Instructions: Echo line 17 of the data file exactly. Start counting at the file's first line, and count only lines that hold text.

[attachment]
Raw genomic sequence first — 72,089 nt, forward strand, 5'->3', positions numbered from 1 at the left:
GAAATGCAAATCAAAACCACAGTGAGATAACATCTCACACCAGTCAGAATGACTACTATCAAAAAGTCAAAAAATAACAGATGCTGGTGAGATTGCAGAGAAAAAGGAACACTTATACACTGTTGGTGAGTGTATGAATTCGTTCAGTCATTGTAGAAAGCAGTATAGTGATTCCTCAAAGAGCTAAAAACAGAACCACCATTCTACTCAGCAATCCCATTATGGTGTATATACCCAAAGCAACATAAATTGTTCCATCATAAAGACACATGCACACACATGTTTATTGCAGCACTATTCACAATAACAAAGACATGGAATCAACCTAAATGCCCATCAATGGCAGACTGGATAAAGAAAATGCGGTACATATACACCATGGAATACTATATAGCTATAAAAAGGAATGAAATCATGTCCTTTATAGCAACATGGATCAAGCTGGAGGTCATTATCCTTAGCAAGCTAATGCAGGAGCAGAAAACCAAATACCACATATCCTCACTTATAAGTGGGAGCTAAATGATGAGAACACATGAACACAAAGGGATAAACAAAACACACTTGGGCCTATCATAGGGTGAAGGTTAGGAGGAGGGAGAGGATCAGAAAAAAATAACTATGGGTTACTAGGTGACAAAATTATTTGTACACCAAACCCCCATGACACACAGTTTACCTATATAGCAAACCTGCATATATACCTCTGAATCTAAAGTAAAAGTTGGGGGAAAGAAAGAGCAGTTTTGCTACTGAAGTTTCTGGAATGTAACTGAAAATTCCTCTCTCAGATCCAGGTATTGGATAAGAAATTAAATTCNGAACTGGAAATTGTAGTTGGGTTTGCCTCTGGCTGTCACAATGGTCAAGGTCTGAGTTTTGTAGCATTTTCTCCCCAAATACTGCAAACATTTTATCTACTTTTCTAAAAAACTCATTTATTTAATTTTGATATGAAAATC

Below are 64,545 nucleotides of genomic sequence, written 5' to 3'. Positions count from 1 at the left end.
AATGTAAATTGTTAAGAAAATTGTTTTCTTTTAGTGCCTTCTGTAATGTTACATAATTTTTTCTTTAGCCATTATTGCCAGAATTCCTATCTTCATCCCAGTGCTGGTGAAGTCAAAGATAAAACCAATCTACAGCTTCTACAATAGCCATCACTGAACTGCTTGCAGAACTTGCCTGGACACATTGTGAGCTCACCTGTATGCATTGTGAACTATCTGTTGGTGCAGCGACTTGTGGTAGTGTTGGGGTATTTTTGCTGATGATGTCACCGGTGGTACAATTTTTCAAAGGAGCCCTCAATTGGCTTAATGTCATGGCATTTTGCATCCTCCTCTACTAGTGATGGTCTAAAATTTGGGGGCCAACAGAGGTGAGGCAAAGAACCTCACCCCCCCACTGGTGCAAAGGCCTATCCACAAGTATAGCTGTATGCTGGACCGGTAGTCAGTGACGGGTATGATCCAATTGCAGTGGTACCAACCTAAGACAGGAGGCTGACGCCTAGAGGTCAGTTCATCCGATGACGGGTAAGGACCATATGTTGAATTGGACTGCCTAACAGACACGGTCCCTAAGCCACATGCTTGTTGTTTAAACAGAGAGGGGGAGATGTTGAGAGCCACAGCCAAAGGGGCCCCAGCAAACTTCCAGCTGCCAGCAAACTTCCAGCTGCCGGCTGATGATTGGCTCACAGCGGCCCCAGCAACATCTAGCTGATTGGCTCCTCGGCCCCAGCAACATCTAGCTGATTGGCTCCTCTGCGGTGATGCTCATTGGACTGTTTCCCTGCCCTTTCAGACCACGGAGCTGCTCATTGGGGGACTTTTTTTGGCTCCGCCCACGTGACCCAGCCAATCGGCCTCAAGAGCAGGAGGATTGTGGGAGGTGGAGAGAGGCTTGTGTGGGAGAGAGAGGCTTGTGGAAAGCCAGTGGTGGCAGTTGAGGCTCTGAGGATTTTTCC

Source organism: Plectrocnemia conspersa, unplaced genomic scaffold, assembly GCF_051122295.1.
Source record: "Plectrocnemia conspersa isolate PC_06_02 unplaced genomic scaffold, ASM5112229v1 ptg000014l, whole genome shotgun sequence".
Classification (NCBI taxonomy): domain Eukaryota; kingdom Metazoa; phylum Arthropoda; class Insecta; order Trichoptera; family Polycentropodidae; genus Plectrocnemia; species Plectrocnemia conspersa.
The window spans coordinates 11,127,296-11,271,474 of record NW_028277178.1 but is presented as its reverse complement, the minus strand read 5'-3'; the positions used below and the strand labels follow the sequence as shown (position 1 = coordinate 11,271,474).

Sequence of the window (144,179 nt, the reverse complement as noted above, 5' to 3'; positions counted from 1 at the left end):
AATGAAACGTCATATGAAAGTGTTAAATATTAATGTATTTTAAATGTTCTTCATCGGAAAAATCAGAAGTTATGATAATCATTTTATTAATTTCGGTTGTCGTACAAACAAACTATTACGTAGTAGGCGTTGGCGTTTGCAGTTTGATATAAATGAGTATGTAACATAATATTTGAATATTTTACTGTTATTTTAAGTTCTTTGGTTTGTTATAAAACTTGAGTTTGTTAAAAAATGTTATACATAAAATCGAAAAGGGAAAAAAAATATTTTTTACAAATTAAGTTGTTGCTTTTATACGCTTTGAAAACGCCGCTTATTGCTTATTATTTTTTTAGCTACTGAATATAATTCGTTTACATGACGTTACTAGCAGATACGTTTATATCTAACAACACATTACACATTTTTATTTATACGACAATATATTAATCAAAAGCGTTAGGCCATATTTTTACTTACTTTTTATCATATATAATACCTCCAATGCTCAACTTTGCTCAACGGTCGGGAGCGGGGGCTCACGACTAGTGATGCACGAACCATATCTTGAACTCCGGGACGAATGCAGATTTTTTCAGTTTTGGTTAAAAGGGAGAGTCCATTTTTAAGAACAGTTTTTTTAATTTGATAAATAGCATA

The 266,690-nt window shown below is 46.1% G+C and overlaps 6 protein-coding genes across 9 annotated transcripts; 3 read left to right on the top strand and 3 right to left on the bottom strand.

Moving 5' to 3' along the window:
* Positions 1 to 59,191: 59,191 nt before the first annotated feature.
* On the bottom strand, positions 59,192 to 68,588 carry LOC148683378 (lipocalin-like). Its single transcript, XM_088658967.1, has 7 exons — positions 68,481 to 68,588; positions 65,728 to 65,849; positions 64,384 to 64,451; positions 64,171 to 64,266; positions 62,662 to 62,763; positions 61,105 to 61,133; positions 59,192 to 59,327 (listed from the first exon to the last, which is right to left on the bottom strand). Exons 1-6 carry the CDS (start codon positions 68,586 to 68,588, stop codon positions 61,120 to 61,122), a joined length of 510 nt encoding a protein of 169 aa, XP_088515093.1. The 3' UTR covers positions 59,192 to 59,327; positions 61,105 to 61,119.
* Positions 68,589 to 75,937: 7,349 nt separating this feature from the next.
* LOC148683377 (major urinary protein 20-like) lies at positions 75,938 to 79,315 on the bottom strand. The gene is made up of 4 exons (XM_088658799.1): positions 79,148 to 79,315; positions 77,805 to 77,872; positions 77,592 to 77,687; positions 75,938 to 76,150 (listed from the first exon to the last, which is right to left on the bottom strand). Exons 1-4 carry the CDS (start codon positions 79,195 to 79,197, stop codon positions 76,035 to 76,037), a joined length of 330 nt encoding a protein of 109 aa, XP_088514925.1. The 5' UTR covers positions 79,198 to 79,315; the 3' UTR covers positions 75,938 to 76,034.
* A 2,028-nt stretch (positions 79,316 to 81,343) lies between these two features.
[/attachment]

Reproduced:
* A 2,028-nt stretch (positions 79,316 to 81,343) lies between these two features.